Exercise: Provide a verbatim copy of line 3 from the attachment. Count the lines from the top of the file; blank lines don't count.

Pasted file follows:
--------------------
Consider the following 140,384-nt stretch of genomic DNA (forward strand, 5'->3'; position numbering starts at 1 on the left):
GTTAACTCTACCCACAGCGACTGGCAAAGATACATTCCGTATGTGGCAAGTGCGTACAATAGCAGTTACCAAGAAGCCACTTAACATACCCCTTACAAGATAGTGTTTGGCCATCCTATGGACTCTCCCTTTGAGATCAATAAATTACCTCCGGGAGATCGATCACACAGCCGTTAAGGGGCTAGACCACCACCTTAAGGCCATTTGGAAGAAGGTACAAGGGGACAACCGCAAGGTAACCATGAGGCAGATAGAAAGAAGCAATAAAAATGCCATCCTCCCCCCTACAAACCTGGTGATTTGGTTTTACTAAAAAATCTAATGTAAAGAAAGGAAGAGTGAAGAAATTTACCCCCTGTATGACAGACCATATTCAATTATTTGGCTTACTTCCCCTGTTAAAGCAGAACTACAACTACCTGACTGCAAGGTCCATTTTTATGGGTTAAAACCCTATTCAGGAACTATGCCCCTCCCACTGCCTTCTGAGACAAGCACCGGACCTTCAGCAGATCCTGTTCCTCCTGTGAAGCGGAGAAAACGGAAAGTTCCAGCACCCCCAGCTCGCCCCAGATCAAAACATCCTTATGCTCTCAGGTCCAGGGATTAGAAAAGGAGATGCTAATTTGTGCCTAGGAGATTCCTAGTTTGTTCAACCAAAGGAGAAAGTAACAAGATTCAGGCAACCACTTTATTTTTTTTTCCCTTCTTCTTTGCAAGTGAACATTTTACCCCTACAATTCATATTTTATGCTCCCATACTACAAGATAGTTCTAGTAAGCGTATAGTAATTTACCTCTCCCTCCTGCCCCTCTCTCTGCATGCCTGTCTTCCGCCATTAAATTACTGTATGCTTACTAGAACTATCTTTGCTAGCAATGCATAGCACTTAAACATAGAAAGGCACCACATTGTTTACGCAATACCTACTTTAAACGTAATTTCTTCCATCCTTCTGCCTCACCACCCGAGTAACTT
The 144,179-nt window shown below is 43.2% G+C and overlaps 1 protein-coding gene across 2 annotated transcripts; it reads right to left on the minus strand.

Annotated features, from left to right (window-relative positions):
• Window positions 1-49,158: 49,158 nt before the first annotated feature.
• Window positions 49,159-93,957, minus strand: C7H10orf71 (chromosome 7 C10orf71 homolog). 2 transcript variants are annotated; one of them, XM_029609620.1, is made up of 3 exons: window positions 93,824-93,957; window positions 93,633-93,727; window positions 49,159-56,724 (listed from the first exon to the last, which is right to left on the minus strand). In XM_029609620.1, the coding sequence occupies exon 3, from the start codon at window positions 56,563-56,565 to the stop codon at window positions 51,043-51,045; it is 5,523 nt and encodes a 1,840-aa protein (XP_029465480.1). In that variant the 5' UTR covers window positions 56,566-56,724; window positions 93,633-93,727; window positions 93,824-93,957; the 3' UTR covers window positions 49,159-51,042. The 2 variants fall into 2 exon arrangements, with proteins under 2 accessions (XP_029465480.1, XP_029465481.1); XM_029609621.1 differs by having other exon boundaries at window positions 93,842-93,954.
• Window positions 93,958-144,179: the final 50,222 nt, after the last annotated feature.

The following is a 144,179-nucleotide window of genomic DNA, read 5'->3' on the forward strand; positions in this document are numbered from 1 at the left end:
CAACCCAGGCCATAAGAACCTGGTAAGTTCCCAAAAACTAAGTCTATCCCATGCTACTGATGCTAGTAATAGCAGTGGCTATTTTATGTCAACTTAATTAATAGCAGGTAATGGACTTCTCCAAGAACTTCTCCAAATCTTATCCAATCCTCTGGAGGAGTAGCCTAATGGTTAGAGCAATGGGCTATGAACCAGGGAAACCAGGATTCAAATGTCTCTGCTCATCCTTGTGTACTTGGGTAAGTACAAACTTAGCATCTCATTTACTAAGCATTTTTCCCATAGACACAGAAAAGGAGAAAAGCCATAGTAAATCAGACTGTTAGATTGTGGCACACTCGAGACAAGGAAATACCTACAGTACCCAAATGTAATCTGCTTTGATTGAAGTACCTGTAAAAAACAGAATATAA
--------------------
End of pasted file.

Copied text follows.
The 144,179-nt window shown below is 43.2% G+C and overlaps 1 protein-coding gene across 2 annotated transcripts; it reads right to left on the minus strand.